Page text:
Problems With 'Central Differences'

Numerical Methods for Derivative Estimation

In the previous section, we explained the motivation of the Central Differences method for estimating derivative values from data, concentrating on the case of evaluating derivative values for the locations where the function values are tabulated, with particular emphasis on the special case that derivative estimates are calculated at points where the function value is tabulated.

For example, we found that a third order estimator formula for the derivative, as constructed using Central Difference methods, is the following.

    y'k ≈  1/60·(yk+3 - yk-3) - 3/20·(yk+2 - yk-2) + 3/4·(yk+1 - yk-1)

We will now put this formula to the test.

 

Testing the central differences estimator

We will apply the selected derivative estimator formula to a data set generated by a known function, so we can (cheat and) analytically verify the accuracy of the calculated derivative approximations. Here is a plot of the arbitrary function values, with a another plot below it showing the derivative values estimated using the Central Differences estimator (blue), compared to the theoretical ideal values (green).

Plot showing errors in derivative estimates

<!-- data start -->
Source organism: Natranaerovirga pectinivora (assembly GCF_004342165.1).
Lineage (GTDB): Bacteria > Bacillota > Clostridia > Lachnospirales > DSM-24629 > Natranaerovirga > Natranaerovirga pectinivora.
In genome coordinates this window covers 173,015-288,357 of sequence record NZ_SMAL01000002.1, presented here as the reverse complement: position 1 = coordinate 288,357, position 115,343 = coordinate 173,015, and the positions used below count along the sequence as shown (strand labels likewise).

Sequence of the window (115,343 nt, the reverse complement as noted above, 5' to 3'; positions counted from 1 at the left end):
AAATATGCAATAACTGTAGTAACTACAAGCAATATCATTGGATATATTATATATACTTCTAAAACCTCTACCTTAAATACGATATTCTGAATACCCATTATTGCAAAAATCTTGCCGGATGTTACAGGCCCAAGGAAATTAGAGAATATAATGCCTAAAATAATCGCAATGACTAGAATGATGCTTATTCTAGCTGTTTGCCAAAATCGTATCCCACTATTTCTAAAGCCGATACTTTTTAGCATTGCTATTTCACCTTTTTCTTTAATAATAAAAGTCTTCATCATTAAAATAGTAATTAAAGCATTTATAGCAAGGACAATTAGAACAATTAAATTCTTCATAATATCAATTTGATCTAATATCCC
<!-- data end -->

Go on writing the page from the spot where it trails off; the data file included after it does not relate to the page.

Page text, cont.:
What is going on here? Well, the "data set" is not really mathematically perfect; it contains on the order of 1% random roundoff and measurement noise. You can see that the derivative estimator values are distributed randomly around the correct values, but the noise is blown all out of proportion. The key lesson here:

Derivative estimators produced by central difference methods are grossly sensitive to small data errors such as measurement errors, truncation errors, and random noise.

What we need to do is find a formula that has accuracy comparable to the central differences formulas, but without the ugly noise sensitivity. And to do that, we need to distinguish the desirable behaviors from the noise response. The next section will explore that topic.

 


Footnotes:

 

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